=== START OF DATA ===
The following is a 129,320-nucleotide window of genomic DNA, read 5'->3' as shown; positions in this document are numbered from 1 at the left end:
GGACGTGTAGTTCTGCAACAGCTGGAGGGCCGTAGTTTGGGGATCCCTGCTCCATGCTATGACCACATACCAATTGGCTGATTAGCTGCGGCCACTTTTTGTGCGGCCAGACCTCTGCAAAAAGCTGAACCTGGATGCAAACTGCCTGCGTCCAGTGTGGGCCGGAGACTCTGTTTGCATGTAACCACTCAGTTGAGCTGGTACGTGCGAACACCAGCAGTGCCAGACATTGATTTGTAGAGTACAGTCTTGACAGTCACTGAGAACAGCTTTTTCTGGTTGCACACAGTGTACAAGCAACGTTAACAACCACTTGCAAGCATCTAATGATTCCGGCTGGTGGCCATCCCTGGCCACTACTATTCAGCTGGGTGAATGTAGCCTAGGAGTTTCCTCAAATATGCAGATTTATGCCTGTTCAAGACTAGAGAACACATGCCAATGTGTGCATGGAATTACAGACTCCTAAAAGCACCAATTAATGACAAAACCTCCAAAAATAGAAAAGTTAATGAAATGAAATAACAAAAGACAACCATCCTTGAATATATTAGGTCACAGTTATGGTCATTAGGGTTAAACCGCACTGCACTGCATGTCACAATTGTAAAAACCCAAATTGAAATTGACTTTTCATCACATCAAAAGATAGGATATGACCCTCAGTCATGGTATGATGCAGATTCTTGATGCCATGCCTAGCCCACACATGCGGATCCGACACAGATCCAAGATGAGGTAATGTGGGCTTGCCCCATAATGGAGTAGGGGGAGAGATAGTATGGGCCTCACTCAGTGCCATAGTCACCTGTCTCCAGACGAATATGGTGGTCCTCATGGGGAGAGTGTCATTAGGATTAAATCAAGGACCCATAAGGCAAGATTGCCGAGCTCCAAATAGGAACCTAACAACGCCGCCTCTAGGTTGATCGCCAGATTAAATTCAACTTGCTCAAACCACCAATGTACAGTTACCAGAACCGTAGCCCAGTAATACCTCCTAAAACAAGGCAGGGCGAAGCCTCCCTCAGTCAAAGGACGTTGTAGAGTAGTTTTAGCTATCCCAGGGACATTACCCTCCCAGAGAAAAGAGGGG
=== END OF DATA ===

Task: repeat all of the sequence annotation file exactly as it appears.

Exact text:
The following is a 129,320-nucleotide window of genomic DNA, read 5'->3' as shown; positions in this document are numbered from 1 at the left end:
GGACGTGTAGTTCTGCAACAGCTGGAGGGCCGTAGTTTGGGGATCCCTGCTCCATGCTATGACCACATACCAATTGGCTGATTAGCTGCGGCCACTTTTTGTGCGGCCAGACCTCTGCAAAAAGCTGAACCTGGATGCAAACTGCCTGCGTCCAGTGTGGGCCGGAGACTCTGTTTGCATGTAACCACTCAGTTGAGCTGGTACGTGCGAACACCAGCAGTGCCAGACATTGATTTGTAGAGTACAGTCTTGACAGTCACTGAGAACAGCTTTTTCTGGTTGCACACAGTGTACAAGCAACGTTAACAACCACTTGCAAGCATCTAATGATTCCGGCTGGTGGCCATCCCTGGCCACTACTATTCAGCTGGGTGAATGTAGCCTAGGAGTTTCCTCAAATATGCAGATTTATGCCTGTTCAAGACTAGAGAACACATGCCAATGTGTGCATGGAATTACAGACTCCTAAAAGCACCAATTAATGACAAAACCTCCAAAAATAGAAAAGTTAATGAAATGAAATAACAAAAGACAACCATCCTTGAATATATTAGGTCACAGTTATGGTCATTAGGGTTAAACCGCACTGCACTGCATGTCACAATTGTAAAAACCCAAATTGAAATTGACTTTTCATCACATCAAAAGATAGGATATGACCCTCAGTCATGGTATGATGCAGATTCTTGATGCCATGCCTAGCCCACACATGCGGATCCGACACAGATCCAAGATGAGGTAATGTGGGCTTGCCCCATAATGGAGTAGGGGGAGAGATAGTATGGGCCTCACTCAGTGCCATAGTCACCTGTCTCCAGACGAATATGGTGGTCCTCATGGGGAGAGTGTCATTAGGATTAAATCAAGGACCCATAAGGCAAGATTGCCGAGCTCCAAATAGGAACCTAACAACGCCGCCTCTAGGTTGATCGCCAGATTAAATTCAACTTGCTCAAACCACCAATGTACAGTTACCAGAACCGTAGCCCAGTAATACCTCCTAAAACAAGGCAGGGCGAAGCCTCCCTCAGTCAAAGGACGTTGTAGAGTAGTTTTAGCTATCCCAGGGACATTACCCTCCCAGAGAAAAGAGGGG